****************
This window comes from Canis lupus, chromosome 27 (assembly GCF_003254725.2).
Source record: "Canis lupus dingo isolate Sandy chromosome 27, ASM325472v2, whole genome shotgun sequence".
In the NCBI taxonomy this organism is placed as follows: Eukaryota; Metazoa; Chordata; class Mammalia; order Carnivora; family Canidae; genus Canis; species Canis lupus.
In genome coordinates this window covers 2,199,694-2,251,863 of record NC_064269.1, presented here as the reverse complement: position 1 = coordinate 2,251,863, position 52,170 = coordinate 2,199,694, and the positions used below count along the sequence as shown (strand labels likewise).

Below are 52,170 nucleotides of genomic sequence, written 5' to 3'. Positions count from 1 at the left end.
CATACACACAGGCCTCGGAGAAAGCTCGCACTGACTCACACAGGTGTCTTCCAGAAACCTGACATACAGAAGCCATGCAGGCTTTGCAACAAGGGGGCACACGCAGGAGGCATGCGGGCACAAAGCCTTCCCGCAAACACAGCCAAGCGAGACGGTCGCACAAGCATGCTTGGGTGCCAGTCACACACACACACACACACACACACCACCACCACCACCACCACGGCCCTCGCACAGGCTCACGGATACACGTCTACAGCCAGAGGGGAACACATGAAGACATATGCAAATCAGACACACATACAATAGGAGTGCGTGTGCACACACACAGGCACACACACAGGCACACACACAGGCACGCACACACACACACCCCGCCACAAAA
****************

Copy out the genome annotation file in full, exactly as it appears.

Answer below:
This window comes from Canis lupus, chromosome 27 (assembly GCF_003254725.2).
Source record: "Canis lupus dingo isolate Sandy chromosome 27, ASM325472v2, whole genome shotgun sequence".
In the NCBI taxonomy this organism is placed as follows: Eukaryota; Metazoa; Chordata; class Mammalia; order Carnivora; family Canidae; genus Canis; species Canis lupus.
In genome coordinates this window covers 2,199,694-2,251,863 of record NC_064269.1, presented here as the reverse complement: position 1 = coordinate 2,251,863, position 52,170 = coordinate 2,199,694, and the positions used below count along the sequence as shown (strand labels likewise).

Below are 52,170 nucleotides of genomic sequence, written 5' to 3'. Positions count from 1 at the left end.
CATACACACAGGCCTCGGAGAAAGCTCGCACTGACTCACACAGGTGTCTTCCAGAAACCTGACATACAGAAGCCATGCAGGCTTTGCAACAAGGGGGCACACGCAGGAGGCATGCGGGCACAAAGCCTTCCCGCAAACACAGCCAAGCGAGACGGTCGCACAAGCATGCTTGGGTGCCAGTCACACACACACACACACACACACACCACCACCACCACCACCACGGCCCTCGCACAGGCTCACGGATACACGTCTACAGCCAGAGGGGAACACATGAAGACATATGCAAATCAGACACACATACAATAGGAGTGCGTGTGCACACACACAGGCACACACACAGGCACACACACAGGCACGCACACACACACACCCCGCCACAAAA